About a bridge
I’ve never been strong with dates. But, I think it was fifteen years ago that I received an old drawing of a bridge.
The lady who gave it to me made me promise that I would take good care of it.
So despite my numerous moves and stays overseas, I’ve always made sure that the New Forth Road Bridge drawing didn’t get thrown out.
A few years ago I came across the drawing and wondered why I’d never done a Google search. I jumped online and discovered that the bridge was in Scotland. I saw a recent picture and that seemed to satisfy my curiosity.
Recently, I’ve signed up to reddit and have enjoyed asking and answering interesting and incredibly specific questions.
If you don’t know what reddit is, it is, in reddit’s own words, ‘a source for what’s new and popular on the web. Users like you provide all of the content and decide, through voting, what’s good and what’s junk. Links that receive community approval bubble up towards #1, so the front page is constantly in motion and (hopefully) filled with fresh, interesting links.’
There you go.
So last night I looked at the NFRB drawing on my wall and thought, “why don’t I ask Scotland reddit about the bridge?”
So I did:
“I’m an Aussie who received this old drawing of the New Forth Road Bridge about fifteen years ago in Brisbane. Please tell me interesting stories about this bridge.”
It didn’t take long for the comments to roll in:
“I live in Edinburgh and work in Kinross, so I cross this bridge everyday in my car to go to work. I work at a dog shelter so I work the days no-one else would, like Christmas day. Last Christmas, I left for for work at about 6:45. It was pitch dark and the roads were very quiet, almost deserted, as you can imagine. As you enter the roadway of the bridge, there are various electronic signs that indicate lane closures, speed limits and so on. These had been changed to say “Merry Christmas”. Made me smile. Also on a related note, The same sings were changed recently to this. Made a lot of us laugh!”
From pranks to promenading:
“I took a walk over the road bridge (the one in your picture) last week. Here’s a photo I took from it of the rail bridge”
From photos to films:
“Last year I was a stand-in on a film and we spent a day filming in a car-park that serves as a viewpoint between these two bridges. If you ever see ‘Filth’ starring James McAvoy you will spot the scene I’m talking about.”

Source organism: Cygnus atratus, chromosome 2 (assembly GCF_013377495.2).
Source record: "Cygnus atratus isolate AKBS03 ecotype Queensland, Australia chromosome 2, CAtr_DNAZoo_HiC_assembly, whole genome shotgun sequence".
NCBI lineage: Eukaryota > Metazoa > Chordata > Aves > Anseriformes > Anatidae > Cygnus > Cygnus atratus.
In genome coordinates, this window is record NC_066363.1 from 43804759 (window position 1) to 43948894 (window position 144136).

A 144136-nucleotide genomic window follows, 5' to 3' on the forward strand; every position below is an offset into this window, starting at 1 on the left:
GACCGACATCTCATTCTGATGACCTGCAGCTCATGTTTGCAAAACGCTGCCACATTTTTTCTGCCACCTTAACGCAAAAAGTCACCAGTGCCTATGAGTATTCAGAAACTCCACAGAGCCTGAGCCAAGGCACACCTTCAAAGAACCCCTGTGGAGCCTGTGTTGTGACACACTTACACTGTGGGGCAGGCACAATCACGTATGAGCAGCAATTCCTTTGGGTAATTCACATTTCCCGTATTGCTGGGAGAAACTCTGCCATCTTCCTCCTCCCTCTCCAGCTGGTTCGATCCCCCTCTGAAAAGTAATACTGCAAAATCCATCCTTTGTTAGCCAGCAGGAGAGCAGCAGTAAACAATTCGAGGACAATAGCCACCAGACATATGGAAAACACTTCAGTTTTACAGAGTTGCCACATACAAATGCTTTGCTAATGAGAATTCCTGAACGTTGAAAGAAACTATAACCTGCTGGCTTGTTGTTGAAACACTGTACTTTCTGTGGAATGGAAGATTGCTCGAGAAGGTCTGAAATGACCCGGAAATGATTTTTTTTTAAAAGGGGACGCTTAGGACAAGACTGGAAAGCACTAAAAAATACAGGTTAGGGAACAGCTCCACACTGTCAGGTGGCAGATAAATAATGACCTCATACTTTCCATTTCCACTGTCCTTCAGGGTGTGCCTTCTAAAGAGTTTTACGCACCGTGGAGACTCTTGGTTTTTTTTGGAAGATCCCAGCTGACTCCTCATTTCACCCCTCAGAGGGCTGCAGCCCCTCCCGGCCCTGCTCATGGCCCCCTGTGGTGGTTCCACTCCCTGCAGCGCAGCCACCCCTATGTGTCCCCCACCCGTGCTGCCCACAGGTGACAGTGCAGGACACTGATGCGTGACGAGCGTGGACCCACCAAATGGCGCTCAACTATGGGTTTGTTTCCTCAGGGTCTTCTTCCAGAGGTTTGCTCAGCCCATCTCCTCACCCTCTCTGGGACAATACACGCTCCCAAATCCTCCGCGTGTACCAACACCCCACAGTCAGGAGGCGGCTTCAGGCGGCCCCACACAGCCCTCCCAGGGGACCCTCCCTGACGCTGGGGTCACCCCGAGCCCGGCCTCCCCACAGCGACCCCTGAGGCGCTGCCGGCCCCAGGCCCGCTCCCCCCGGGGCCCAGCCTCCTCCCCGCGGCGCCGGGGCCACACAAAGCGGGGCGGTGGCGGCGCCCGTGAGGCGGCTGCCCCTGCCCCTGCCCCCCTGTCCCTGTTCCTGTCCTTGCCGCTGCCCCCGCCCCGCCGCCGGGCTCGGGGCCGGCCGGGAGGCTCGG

From films to games:
“Not really a story but still pretty interesting, the bridges have made an appearance in the game GTA San Andreas as the studios making the game are in Edinburgh basically next to the bridge.”
From fictitious danger to real danger:
“The road surface is 10mm thick stone mastic asphalt on a metal sheet. The bridge engineers call it the biscuit. All that’s between you and the ocean is about 30mm of metal and 10mm of tar.”
From real danger to possible danger:
“I am going to check with my sister before I confirm whether she flew under it in a helicopter. She is definitely a nurse in a small highland town, she definitely acts as medical escort on air ambulances -i am just not definitely sure that I didn’t dream the first bit…”
And an update after checking with his sister:
“sorry, but I have to confirm that she did NOT fly under the Forth Road Bridge in a helicopter. However, if you also have a painting of the Erskine Bridge…”
From danger in the air to danger in the water:
“I was sailing between the bridges (amazing, great views of them from water level, just DON’T GO IN THE WATER!!). Was my first time in a way more powerful boat than I was used to and strong winds, just starting to feel fun not terrifying when I hear a huge horn. Looked under the sail to see a metal wall coming towards me, kept trying to find the top, ended up lying in the bottom of the boat looking up at an oil tanker headed straight for me. Was about 250m away (guess, distances are hard on water). Choices were cross in front of it and end up in the shipping lane, or jybe (just a fancy term for a corner, except the sail comes crashing across and you’ve got to duck it and run to the other side) with a good chance of turning the boat over in the worst place in the world. Got a massive adrenaline rush, nailed the turn, then sailed off surfing the 4ft bow wave. Good times.”
From traffic under the bridge to traffic on the bridge:
“A friend of mine was trying to get from Fife to Edinburgh for a performance (that he was in) in the Edinburgh Fringe Festival. For whatever reason, there was a huge amount of traffic and his family were on the bridge and could see that the traffic wasn’t likely to diffuse in time for him to get to the theatre. He got out of the car, walked back across the bridge towards Fife and into the town and hopped on a train and managed to be there in plenty of time, while the rest of his family didn’t get into the theatre until the interval.”
From frustration with the traffic to frustration with technology:
“I once threw my mobile phone from the middle of that bridge. It was a frustratingly awful one and after having bought a new one in Edinburgh, decided to give that piece of crap the sendoff it deserved – a disdainful fling into the Forth.”
From criticism of technology to criticism of architecture:
“It’s shit. Not the drawing; the bridge.”
From excretion to regurgitation:
“Personal stories? A mate of mine once puked over the side of the bridge after a rough night out in South Queensferry. The wind was rather unfair to him and he was picking bits of kebab out of his shoes for the next few days.”